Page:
The intent is to install security updates on the server which hosts the homepage, forum, wiki and IRC. These will be non-disruptive to functionality, as the server is running a stable OS release that gets critical fixes only.

55
Suggestions & Concerns / Re: FAO Pete Svarrior . . .
« on: December 18, 2017, 11:26:23 PM »
I'm not Pete, but we have always been called The Flat Earth Society. TFES is a commonly used abbreviation of "The Flat Earth Society", and has been since before this site existed. As you have probably noticed by now, it is used for our domain name.

However, I suspect that you are referring to this site because you have an old account here.

Hopefully that helps clear up any confusion.

56
Arts & Entertainment / Re: Star Citizen
« on: December 18, 2017, 09:49:36 AM »
Oh.  I thought they had a reason as to why it was breached.

They do, Rushy is just being difficult as usual.

https://www.scribd.com/document/367101474/Crytek-v-CIG

57
1. Does the knowledge of regular sound changes help with learning a foreign language related to a language you already know?

It can help, but it depends on how you use the knowledge and whether you're the kind of person that learns best through making logical inferences. I learned Dutch, a language closely related to English, while outside the countries where Dutch is spoken, in part by teaching myself some basic linguistics. Within 6 months of coming to Amsterdam, I have achieved the highest level of language certification offered by the Dutch government.

However, when I tried to explain some of my technique to other learners in the Dutch class I took after I got here, I mostly got blank stares and/or looks of admiration without real comprehension, leading me to believe that this approach isn't for everyone.

Also, I found it most useful in developing an intuition once I already had a basic grasp of the language. I can't imagine it helping very much for learning the basics.

2. Does knowing an archaic language from some family help with learning modern languages from that family?

I would echo Pete's comment that knowing a related modern language is easier. This is the case for a couple of reasons.

First, languages within an area are not totally isolated, they will influence each other and often share innovations that were established after their divergence. For example, consider that most languages in Western Europe today use simple case systems with articles and word order used to convey ancillary information about nouns, despite the fact that both Latin and Proto-Germanic had complex and meaningful case systems with no articles and flexible word order.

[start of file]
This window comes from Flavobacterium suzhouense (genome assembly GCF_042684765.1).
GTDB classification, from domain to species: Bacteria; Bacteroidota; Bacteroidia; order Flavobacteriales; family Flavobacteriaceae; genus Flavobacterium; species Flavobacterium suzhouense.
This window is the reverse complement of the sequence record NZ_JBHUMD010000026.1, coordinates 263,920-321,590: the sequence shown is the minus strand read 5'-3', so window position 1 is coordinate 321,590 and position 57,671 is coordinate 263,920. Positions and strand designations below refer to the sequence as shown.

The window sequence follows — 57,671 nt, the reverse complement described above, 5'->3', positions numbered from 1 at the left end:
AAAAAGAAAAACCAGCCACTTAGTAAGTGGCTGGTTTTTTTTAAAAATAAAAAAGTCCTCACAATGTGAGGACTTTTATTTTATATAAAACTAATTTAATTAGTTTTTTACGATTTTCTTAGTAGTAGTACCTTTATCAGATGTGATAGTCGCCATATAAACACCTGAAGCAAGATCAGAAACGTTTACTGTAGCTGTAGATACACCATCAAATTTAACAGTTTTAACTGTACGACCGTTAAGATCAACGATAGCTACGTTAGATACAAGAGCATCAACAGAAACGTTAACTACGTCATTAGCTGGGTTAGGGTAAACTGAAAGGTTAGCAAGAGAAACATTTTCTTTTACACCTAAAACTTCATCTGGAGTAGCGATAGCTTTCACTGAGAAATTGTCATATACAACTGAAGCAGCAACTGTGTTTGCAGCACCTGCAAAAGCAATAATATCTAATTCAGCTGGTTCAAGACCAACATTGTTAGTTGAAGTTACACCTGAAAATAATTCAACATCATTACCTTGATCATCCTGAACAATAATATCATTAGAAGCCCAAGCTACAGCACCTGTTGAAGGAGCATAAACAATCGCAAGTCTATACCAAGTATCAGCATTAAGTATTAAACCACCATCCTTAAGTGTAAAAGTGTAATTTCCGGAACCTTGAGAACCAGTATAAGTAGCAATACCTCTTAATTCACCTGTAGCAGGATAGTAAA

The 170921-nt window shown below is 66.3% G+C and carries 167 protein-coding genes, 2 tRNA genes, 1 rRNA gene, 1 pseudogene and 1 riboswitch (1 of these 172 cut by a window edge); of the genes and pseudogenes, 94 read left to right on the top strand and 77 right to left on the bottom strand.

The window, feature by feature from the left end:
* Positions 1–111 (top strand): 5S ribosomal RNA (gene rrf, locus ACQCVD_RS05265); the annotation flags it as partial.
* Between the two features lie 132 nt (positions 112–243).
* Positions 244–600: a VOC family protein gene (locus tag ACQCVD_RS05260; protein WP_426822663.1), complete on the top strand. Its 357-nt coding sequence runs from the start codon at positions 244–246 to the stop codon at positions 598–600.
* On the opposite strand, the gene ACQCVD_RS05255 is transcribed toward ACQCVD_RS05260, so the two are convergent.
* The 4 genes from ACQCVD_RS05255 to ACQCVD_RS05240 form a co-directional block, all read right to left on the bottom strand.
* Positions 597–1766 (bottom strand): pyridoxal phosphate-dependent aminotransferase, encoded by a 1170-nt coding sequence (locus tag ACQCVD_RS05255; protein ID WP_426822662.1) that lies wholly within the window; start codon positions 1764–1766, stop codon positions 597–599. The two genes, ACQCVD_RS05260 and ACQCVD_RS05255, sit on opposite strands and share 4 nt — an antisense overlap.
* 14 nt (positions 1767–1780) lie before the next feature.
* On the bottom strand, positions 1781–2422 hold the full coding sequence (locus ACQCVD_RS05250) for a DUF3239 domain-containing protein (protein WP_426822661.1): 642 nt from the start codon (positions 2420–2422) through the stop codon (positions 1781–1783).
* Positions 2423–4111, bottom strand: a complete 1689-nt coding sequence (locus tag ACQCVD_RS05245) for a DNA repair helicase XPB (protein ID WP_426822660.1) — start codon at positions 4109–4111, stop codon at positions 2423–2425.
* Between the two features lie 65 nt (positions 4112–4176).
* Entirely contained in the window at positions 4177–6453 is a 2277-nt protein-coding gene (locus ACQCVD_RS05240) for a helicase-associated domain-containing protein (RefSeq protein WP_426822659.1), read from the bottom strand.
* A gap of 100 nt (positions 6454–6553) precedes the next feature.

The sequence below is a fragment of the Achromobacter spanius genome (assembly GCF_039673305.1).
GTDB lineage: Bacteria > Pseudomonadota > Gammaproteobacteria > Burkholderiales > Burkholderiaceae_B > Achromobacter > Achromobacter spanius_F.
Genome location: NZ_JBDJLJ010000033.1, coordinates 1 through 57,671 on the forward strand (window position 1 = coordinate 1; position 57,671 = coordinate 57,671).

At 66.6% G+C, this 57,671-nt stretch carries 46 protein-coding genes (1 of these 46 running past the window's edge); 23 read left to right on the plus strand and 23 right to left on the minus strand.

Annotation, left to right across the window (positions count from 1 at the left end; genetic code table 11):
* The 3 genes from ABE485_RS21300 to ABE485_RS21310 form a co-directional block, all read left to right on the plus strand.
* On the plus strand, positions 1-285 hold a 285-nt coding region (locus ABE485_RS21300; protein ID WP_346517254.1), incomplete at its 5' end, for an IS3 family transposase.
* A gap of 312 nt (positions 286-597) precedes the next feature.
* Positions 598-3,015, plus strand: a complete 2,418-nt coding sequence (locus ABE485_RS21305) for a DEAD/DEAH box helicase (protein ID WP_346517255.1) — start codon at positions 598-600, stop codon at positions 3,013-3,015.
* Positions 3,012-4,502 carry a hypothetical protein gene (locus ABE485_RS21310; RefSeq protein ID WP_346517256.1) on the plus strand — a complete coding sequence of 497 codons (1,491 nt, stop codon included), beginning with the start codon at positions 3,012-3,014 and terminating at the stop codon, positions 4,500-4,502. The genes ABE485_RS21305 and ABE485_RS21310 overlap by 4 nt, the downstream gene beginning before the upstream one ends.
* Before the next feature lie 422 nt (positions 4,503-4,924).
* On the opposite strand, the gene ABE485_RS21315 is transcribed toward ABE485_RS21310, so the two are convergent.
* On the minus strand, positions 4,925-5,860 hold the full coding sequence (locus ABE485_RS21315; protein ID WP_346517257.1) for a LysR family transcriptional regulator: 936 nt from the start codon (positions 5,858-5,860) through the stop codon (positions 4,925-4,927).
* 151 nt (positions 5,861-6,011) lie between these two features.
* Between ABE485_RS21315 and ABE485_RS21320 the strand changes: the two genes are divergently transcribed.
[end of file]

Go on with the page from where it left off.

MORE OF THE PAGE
There are not very many cases of a language being totally isolated from its relatives, simply because the technology for large numbers of people to travel large distances did not exist until relatively recently. One unusual example would be Finnish and Hungarian, which are members of the Uralic language family that are divided by many countries which speak Indo-European languages. Finnish has been much more influenced by Germanic languages than by languages that it is related to over the past millennium or so, primarily due to its history of Swedish occupation. That said, I do not speak either Finnish or Hungarian, so I could not tell you how similar they actually are.

The point is that nearly all languages have been influenced by their relatives after divergence, and so their last common ancestor is likely to be less similar to them than modern neighbouring languages.

Even without grammatical innovations, there are words in modern languages which simply did not exist in their ancient counterparts. For example, Classical Latin had no word for "tomato", because the tomato was not brought to Europe until the 16th century. It also would have had no word for "television", because the television was not invented until the 20th century. The things that we need our language to refer to have changed over time, and all modern languages have adapted, but ancient languages are suited to the era in which they were spoken.

On top of all of that, it is simply easier to learn modern languages because a) they have more native speakers to learn from, b) there are more resources available to learn from, and c) there is a broader and more active corpus of media in those languages. It would be far easier to learn and compare French and Spanish to each other than to learn Latin and then either one of them.

Now, if you are interested (as I am) in ancient languages as an intellectual curiosity and a source of ancient literature, then by all means study them, but there are far better options out there if your goal is to effectively understand modern languages.